Catholic Worker Movement Turns 75

The Catholic Worker movement, founded by Dorothy Day and Peter Maurin in 1933, celebrated its 75th anniversary on May 1. Started as a radical Catholic newspaper amid the Great Depression, the Catholic Worker soon became a movement of Christian urban “houses of hospitality” and farms for re-establishing a proper relationship with labor and the land. “Our rule is the works of mercy,” said Day, who died in 1980. “It is the way of sacrifice, worship, a sense of reverence.” All are dedicated to nonviolence, voluntary poverty, prayer, and hospitality for the destitute.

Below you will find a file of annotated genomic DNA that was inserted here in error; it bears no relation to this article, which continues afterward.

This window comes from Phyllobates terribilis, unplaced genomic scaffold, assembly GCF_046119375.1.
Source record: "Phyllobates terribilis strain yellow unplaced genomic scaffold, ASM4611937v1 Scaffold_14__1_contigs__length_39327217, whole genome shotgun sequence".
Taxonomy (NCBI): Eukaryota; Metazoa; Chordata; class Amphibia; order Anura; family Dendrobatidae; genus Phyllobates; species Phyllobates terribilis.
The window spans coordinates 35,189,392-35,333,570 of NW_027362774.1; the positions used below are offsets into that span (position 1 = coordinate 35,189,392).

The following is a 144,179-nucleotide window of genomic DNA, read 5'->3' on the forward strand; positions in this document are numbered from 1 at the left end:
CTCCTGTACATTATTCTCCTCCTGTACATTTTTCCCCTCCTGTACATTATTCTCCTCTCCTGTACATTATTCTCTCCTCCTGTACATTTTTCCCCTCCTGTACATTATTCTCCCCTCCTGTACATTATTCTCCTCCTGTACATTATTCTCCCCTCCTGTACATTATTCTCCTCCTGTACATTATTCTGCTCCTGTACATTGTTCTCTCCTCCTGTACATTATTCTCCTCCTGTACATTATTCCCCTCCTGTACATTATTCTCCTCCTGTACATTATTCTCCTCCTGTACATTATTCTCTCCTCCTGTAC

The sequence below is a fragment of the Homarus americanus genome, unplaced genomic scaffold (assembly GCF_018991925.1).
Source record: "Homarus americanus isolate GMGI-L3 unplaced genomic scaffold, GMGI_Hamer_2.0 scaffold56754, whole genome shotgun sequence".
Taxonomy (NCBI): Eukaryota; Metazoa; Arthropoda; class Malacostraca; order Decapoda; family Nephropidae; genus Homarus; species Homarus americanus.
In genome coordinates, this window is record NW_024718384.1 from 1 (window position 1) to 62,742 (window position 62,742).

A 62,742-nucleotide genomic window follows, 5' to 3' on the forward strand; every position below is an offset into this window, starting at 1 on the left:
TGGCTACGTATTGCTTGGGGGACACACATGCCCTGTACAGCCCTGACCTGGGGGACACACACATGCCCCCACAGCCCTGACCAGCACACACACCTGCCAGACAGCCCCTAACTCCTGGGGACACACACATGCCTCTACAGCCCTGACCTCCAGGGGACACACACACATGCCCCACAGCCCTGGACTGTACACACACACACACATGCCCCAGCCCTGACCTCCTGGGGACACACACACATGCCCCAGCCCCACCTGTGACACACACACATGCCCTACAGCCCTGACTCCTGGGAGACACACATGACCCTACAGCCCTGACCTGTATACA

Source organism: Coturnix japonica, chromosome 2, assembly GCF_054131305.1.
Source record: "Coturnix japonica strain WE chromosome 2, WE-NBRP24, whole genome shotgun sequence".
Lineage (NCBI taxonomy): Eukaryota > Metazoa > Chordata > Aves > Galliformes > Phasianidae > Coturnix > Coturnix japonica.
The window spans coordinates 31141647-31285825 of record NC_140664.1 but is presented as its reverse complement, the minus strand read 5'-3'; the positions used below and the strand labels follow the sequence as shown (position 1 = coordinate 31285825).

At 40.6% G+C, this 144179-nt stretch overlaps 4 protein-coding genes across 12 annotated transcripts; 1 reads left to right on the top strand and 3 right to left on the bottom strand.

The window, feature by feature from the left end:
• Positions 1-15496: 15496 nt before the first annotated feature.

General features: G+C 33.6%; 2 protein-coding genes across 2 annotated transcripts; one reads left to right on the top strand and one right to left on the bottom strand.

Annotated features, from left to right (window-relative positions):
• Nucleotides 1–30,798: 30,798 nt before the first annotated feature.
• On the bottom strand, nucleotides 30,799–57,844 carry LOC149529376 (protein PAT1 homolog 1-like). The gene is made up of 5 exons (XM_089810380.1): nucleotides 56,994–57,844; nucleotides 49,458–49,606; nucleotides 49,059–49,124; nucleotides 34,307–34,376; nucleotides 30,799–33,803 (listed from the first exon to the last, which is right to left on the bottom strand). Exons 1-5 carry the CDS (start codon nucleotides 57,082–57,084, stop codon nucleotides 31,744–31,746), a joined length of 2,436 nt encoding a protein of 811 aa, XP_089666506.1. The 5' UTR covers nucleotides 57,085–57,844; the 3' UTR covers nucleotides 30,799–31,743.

“Dorothy believed in the real presence of Christ in the Euchar­ist, and she felt absolutely sustained by it,” Robert Ellsberg, editor of Day’s recently published diaries The Duty of Delight, told a Catholic news agency. “She believed that the purpose of the liturgy was to help us live in a more conscious confrontation with Christ.” There are about 200 Catholic Worker houses in the U.S. and in eight other countries—double the number that existed at the time of Day’s death

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